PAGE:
An Exchange of Hostages

Posted by : atcampbell | On : October 6, 1998

An Exchange of Hostages by Susan R. Matthews

Ten people attended the discussion of An Exchange of Hostages, the first novel by Campbell Award nominee Susan R. Matthews. This is a science fiction novel about a military doctor who is forced to attend a school for torturers. The story describes the training in detail and also depicts the complicated political and psychological environment at the school and in the world outside.

This book produced strong and varied responses. Eight people finished the book and had positive things to say about it. Two of us were so turned off by the graphic depiction of torture sequences that we were unable to finish the book. I fell into the latter category, and had to quit halfway through the first intermediate torture exercise. I hope to never find out about the advanced material…

Those who finished the book were impressed by the book’s ambition and its attention to detail. Generally Matthews’s prose style was considered compulsively readable. We felt that this novel was a good examination of a corrupt society and its corrupt inhabitants. It’s a character-driven story about control. The complicated social structure in the school seemed believable as a military extreme. The author gets deep into the minds of some of the torturer students (and their subjects), which leads to an uncomfortable level of reader identification. Someone commented that a novel about a torturer should be this introspective. The emotions seem so realistic that some of us speculated that the author might be writing from experience.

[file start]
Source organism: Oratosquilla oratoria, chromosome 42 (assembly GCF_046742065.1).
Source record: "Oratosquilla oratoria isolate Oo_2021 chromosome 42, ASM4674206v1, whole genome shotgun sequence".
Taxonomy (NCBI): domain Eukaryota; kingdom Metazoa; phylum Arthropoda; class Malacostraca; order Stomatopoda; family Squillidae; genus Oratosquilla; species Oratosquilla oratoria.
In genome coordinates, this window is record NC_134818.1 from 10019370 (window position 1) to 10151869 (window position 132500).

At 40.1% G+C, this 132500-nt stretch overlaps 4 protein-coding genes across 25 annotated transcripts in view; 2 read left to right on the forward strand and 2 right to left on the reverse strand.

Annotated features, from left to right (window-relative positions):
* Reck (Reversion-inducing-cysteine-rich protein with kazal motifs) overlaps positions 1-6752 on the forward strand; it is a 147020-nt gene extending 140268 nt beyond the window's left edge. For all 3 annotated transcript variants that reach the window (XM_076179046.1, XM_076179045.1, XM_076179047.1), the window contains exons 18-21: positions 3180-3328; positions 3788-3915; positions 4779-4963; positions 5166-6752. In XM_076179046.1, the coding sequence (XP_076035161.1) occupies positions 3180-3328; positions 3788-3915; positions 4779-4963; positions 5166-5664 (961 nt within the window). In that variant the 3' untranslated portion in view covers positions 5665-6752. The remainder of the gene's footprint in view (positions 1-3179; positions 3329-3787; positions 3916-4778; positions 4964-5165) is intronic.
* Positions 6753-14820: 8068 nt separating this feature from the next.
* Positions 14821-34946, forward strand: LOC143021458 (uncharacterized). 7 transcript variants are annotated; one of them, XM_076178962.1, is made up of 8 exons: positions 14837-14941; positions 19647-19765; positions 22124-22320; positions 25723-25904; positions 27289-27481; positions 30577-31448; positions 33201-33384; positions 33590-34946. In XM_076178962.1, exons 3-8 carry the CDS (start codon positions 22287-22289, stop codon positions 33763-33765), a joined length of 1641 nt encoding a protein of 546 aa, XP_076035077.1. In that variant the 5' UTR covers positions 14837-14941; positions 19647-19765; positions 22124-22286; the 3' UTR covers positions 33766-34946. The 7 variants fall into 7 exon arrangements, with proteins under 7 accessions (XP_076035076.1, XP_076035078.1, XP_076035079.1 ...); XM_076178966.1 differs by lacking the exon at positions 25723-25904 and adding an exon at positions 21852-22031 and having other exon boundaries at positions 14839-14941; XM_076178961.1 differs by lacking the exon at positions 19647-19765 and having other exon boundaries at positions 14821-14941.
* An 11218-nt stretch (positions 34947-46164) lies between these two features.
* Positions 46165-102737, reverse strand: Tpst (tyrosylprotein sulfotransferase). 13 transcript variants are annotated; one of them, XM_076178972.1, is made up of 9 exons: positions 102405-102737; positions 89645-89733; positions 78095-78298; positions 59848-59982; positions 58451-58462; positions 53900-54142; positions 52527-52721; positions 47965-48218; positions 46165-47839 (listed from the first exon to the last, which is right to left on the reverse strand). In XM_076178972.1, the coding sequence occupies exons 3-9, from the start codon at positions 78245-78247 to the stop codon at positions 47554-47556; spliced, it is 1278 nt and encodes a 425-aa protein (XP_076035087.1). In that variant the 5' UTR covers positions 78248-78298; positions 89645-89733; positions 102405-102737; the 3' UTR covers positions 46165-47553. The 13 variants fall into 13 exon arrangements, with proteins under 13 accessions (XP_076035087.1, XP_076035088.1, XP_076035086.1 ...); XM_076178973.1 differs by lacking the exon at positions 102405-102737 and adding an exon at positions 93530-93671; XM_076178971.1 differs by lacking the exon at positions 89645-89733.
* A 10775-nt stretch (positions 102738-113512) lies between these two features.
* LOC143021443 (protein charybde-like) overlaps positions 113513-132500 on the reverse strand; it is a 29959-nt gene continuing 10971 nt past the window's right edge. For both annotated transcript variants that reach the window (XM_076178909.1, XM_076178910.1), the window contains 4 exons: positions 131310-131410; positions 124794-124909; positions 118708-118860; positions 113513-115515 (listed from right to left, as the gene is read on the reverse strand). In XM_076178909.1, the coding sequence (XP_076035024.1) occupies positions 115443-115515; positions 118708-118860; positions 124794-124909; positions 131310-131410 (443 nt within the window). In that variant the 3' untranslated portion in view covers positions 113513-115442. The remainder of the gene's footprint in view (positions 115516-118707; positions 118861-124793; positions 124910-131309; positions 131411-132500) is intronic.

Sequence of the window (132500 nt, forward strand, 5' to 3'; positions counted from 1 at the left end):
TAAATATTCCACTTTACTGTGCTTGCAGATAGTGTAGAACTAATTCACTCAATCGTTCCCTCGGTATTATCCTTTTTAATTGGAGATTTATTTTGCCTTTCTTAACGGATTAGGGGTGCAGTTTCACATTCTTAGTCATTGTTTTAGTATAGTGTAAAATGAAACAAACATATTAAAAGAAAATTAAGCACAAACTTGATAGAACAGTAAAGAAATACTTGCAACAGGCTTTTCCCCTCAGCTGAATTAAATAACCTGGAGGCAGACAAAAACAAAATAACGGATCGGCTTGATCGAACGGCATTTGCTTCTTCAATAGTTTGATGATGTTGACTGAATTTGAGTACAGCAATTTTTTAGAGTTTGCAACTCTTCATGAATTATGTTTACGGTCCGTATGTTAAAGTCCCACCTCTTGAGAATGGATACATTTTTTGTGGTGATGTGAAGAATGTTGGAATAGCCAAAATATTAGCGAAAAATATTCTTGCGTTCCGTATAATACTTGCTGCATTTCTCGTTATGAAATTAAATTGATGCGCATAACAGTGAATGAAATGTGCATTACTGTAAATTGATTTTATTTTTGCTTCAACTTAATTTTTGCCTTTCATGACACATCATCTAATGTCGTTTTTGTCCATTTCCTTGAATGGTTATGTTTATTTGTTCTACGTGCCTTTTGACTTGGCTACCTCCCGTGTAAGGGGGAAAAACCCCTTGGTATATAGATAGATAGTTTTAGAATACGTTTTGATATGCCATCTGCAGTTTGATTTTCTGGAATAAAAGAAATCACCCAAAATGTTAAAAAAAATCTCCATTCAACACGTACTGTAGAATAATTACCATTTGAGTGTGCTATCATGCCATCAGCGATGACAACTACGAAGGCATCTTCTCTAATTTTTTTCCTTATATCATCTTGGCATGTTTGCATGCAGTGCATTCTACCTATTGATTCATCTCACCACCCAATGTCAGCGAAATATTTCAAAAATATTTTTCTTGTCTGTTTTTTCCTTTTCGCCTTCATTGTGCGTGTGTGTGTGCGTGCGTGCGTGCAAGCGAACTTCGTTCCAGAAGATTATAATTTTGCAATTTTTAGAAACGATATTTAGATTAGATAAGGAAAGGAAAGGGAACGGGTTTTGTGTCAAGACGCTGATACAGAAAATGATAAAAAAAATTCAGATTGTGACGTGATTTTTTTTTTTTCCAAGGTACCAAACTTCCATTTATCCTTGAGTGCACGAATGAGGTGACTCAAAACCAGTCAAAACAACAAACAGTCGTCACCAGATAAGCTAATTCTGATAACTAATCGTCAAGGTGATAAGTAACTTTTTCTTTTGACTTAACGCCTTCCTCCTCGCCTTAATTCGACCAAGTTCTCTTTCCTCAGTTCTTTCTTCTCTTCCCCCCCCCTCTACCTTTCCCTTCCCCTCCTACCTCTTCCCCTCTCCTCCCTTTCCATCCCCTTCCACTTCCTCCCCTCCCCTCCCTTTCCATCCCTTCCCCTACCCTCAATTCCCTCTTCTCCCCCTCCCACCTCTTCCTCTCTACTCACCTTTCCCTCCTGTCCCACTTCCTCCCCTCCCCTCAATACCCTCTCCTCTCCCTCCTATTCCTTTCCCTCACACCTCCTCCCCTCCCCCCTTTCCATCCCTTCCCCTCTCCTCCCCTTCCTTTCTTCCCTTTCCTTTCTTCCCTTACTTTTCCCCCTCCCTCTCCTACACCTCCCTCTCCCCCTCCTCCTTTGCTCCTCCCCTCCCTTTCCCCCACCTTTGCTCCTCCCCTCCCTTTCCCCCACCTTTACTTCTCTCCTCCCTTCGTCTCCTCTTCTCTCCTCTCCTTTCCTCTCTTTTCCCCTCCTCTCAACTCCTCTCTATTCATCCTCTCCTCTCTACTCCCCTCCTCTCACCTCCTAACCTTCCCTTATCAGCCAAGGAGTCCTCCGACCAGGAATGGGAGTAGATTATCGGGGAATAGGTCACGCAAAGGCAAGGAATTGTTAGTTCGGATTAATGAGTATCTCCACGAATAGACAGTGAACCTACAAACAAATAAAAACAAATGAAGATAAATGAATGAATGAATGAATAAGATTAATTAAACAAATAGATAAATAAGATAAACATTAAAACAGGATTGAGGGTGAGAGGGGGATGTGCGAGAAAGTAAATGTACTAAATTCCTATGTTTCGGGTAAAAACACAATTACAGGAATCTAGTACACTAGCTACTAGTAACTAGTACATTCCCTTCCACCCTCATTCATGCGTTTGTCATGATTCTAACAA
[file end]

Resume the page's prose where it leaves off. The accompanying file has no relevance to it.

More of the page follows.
If the idea of a graphic torture novel doesn’t turn you off, we recommend that you read An Exchange of Hostages. Susan R. Matthews undeniably has talent. We were all impressed by the author’s bravery in writing such a book and the publisher’s bravery in publishing it.

— A. T. Campbell, III